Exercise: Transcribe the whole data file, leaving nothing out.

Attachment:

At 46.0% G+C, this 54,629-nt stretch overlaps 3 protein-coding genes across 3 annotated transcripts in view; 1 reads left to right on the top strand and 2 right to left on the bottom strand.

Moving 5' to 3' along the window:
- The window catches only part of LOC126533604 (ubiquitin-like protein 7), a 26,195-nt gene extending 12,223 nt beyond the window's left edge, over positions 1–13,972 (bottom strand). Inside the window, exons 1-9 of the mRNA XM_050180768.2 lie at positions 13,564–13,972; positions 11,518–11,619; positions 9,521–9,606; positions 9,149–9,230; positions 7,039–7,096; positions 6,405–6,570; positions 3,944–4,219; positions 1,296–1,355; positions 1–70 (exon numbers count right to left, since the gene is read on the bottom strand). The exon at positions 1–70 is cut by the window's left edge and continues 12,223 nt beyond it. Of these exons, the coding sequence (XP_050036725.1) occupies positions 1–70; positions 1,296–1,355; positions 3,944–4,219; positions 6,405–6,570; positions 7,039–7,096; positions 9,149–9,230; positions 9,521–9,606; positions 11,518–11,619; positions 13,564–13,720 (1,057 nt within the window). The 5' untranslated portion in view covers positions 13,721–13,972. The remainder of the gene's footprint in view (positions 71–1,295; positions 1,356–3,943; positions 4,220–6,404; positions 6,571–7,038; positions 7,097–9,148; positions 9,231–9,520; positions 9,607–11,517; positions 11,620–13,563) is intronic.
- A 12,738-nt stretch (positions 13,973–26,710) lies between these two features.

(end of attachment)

At 46.0% G+C, this 54,629-nt stretch overlaps 3 protein-coding genes across 3 annotated transcripts in view; 1 reads left to right on the top strand and 2 right to left on the bottom strand.

Moving 5' to 3' along the window:
- The window catches only part of LOC126533604 (ubiquitin-like protein 7), a 26,195-nt gene extending 12,223 nt beyond the window's left edge, over positions 1–13,972 (bottom strand). Inside the window, exons 1-9 of the mRNA XM_050180768.2 lie at positions 13,564–13,972; positions 11,518–11,619; positions 9,521–9,606; positions 9,149–9,230; positions 7,039–7,096; positions 6,405–6,570; positions 3,944–4,219; positions 1,296–1,355; positions 1–70 (exon numbers count right to left, since the gene is read on the bottom strand). The exon at positions 1–70 is cut by the window's left edge and continues 12,223 nt beyond it. Of these exons, the coding sequence (XP_050036725.1) occupies positions 1–70; positions 1,296–1,355; positions 3,944–4,219; positions 6,405–6,570; positions 7,039–7,096; positions 9,149–9,230; positions 9,521–9,606; positions 11,518–11,619; positions 13,564–13,720 (1,057 nt within the window). The 5' untranslated portion in view covers positions 13,721–13,972. The remainder of the gene's footprint in view (positions 71–1,295; positions 1,356–3,943; positions 4,220–6,404; positions 6,571–7,038; positions 7,097–9,148; positions 9,231–9,520; positions 9,607–11,517; positions 11,620–13,563) is intronic.
- A 12,738-nt stretch (positions 13,973–26,710) lies between these two features.